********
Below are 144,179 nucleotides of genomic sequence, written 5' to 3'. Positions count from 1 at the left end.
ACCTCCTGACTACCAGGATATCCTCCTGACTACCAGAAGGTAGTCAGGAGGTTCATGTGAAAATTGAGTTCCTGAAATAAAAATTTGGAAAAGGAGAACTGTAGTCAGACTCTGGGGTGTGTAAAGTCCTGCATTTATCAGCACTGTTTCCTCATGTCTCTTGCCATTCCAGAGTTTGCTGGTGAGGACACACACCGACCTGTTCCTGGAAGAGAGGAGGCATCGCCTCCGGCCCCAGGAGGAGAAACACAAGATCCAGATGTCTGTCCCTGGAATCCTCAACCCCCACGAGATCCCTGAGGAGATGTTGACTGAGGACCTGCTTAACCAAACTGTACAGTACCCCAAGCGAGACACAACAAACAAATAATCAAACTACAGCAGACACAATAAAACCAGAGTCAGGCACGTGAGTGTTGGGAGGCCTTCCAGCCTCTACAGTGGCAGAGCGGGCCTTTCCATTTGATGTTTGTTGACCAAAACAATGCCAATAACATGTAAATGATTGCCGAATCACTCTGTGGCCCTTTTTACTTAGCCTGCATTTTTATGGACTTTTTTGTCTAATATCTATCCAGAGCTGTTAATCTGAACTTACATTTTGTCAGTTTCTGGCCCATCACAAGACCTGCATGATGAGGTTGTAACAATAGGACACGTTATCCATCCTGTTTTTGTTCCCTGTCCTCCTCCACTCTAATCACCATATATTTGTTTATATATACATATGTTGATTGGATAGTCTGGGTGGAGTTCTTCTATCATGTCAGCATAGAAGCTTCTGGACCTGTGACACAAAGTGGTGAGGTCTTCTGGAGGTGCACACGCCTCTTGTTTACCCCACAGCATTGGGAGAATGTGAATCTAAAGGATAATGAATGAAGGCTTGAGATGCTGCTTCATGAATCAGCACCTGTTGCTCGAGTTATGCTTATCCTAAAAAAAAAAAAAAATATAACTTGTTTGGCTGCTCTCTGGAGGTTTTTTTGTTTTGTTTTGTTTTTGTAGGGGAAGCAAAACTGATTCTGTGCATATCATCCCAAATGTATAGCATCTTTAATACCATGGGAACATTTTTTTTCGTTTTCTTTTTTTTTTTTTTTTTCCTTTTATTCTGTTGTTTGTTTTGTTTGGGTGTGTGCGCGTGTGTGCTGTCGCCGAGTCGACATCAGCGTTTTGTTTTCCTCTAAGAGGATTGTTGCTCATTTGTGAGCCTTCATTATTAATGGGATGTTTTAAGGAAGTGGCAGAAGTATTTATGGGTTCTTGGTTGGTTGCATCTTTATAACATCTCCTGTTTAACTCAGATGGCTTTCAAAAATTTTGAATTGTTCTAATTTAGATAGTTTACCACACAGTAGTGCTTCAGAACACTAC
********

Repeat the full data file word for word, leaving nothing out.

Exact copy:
Below are 144,179 nucleotides of genomic sequence, written 5' to 3'. Positions count from 1 at the left end.
ACCTCCTGACTACCAGGATATCCTCCTGACTACCAGAAGGTAGTCAGGAGGTTCATGTGAAAATTGAGTTCCTGAAATAAAAATTTGGAAAAGGAGAACTGTAGTCAGACTCTGGGGTGTGTAAAGTCCTGCATTTATCAGCACTGTTTCCTCATGTCTCTTGCCATTCCAGAGTTTGCTGGTGAGGACACACACCGACCTGTTCCTGGAAGAGAGGAGGCATCGCCTCCGGCCCCAGGAGGAGAAACACAAGATCCAGATGTCTGTCCCTGGAATCCTCAACCCCCACGAGATCCCTGAGGAGATGTTGACTGAGGACCTGCTTAACCAAACTGTACAGTACCCCAAGCGAGACACAACAAACAAATAATCAAACTACAGCAGACACAATAAAACCAGAGTCAGGCACGTGAGTGTTGGGAGGCCTTCCAGCCTCTACAGTGGCAGAGCGGGCCTTTCCATTTGATGTTTGTTGACCAAAACAATGCCAATAACATGTAAATGATTGCCGAATCACTCTGTGGCCCTTTTTACTTAGCCTGCATTTTTATGGACTTTTTTGTCTAATATCTATCCAGAGCTGTTAATCTGAACTTACATTTTGTCAGTTTCTGGCCCATCACAAGACCTGCATGATGAGGTTGTAACAATAGGACACGTTATCCATCCTGTTTTTGTTCCCTGTCCTCCTCCACTCTAATCACCATATATTTGTTTATATATACATATGTTGATTGGATAGTCTGGGTGGAGTTCTTCTATCATGTCAGCATAGAAGCTTCTGGACCTGTGACACAAAGTGGTGAGGTCTTCTGGAGGTGCACACGCCTCTTGTTTACCCCACAGCATTGGGAGAATGTGAATCTAAAGGATAATGAATGAAGGCTTGAGATGCTGCTTCATGAATCAGCACCTGTTGCTCGAGTTATGCTTATCCTAAAAAAAAAAAAAAATATAACTTGTTTGGCTGCTCTCTGGAGGTTTTTTTGTTTTGTTTTGTTTTTGTAGGGGAAGCAAAACTGATTCTGTGCATATCATCCCAAATGTATAGCATCTTTAATACCATGGGAACATTTTTTTTCGTTTTCTTTTTTTTTTTTTTTTTCCTTTTATTCTGTTGTTTGTTTTGTTTGGGTGTGTGCGCGTGTGTGCTGTCGCCGAGTCGACATCAGCGTTTTGTTTTCCTCTAAGAGGATTGTTGCTCATTTGTGAGCCTTCATTATTAATGGGATGTTTTAAGGAAGTGGCAGAAGTATTTATGGGTTCTTGGTTGGTTGCATCTTTATAACATCTCCTGTTTAACTCAGATGGCTTTCAAAAATTTTGAATTGTTCTAATTTAGATAGTTTACCACACAGTAGTGCTTCAGAACACTAC